Q: What’s the best piece of advice you’d give to those still in school?

A: I learned early on that you should avoid prematurely limiting yourself to studying one topic in college — no matter how sold you are on your future career. Even though I’ve been interested in medicine for quite a while, I spent my time in college developing other interests as well: researching honeybees, participating in hackathons and volunteering in prisons. And even though these experiences might seem completely unrelated to my career goals, they have invaluably shaped the way I think, interact with others and, ultimately, perceive my future career.

Q: What was your favorite spot on campus, whether for studying, meeting friends or just thinking about life?

A: I’ve always loved studying on the third-floor outdoor seating area of the Student Services building. It’s usually completely empty and super serene out there.

Q: What are your plans after graduation?

A: I plan to spend my next year working a job in health AI, with plans to go to medical school the following year. My hope is to then develop a career for myself as a practicing physician, while also following through on my desire to manage a nonprofit addressing mental health issues.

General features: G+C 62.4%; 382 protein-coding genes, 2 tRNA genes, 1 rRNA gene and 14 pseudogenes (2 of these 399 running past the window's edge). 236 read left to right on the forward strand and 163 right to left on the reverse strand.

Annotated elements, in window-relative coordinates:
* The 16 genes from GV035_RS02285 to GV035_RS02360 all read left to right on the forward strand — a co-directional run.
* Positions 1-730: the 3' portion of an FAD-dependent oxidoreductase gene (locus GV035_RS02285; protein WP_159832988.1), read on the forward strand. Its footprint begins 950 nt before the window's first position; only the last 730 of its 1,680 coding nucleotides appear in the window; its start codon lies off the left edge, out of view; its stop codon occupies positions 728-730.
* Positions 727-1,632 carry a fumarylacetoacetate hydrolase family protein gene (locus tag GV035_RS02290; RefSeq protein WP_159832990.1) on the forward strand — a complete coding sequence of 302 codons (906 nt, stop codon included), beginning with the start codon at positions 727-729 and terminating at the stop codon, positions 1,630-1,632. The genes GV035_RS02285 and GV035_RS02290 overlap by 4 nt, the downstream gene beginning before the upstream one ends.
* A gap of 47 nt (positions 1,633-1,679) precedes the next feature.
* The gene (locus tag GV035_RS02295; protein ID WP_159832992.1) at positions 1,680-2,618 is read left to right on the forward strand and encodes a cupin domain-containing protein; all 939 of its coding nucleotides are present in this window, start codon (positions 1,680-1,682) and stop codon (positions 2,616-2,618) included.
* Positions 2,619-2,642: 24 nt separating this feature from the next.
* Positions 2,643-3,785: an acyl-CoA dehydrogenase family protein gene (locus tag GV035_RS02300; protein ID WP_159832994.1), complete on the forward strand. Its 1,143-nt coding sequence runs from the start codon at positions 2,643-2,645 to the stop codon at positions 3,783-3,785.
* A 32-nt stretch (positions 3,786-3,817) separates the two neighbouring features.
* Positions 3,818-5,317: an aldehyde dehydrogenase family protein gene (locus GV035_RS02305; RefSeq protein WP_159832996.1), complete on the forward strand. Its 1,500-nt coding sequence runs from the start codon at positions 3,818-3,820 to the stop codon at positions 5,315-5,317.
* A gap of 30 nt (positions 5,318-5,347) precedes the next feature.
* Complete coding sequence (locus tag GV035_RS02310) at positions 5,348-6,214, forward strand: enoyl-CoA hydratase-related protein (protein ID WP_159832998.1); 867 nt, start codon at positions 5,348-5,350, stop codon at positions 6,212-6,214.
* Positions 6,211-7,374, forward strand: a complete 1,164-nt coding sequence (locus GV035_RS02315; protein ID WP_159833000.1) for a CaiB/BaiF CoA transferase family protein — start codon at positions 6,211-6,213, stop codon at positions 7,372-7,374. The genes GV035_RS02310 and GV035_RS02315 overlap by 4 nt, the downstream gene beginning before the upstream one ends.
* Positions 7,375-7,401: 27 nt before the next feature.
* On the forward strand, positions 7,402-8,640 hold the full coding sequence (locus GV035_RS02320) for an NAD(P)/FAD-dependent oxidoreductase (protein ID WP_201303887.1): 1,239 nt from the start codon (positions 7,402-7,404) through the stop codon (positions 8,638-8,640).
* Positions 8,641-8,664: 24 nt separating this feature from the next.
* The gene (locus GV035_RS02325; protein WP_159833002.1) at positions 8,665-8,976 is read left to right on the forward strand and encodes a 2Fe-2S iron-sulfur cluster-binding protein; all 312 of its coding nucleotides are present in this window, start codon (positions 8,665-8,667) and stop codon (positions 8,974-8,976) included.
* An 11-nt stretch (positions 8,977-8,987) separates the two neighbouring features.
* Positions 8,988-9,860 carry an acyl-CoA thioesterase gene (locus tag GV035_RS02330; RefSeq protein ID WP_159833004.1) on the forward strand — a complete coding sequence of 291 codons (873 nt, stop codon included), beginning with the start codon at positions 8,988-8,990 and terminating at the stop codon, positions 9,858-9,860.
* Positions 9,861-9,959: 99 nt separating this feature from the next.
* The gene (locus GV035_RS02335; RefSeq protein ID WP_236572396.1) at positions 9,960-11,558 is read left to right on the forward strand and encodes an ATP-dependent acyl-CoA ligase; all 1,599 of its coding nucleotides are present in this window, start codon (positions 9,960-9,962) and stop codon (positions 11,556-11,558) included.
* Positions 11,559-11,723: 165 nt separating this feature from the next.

Q: If someone gave you $40 million to solve one problem on our planet, what would you tackle?

A: I’ve noticed that most people have an urge to help others — they just often lack the support, funding and time to make it happen. With $40 million, I would develop a philanthropic organization to subsidize costs and stipends for counselors who are willing to provide their services to individuals experiencing homelessness.

Irrespective of whether they are interested in helping the homeless, it would be immensely difficult for counselors to provide billable hours free of service to others. However, an organization openly incentivizing this work can allow them to provide their services in this underrepresented population more comfortably. This would work to treat some of the 76.2% of homeless individuals who currently report a mental health condition to the help they need, while concurrently increasing the likelihood that they achieve the proper mental foundation to exit their situation. Hopefully, the positive results from this initial $40 million investment would speak for themselves, prompting others to follow suit and grant funding to this pursuit.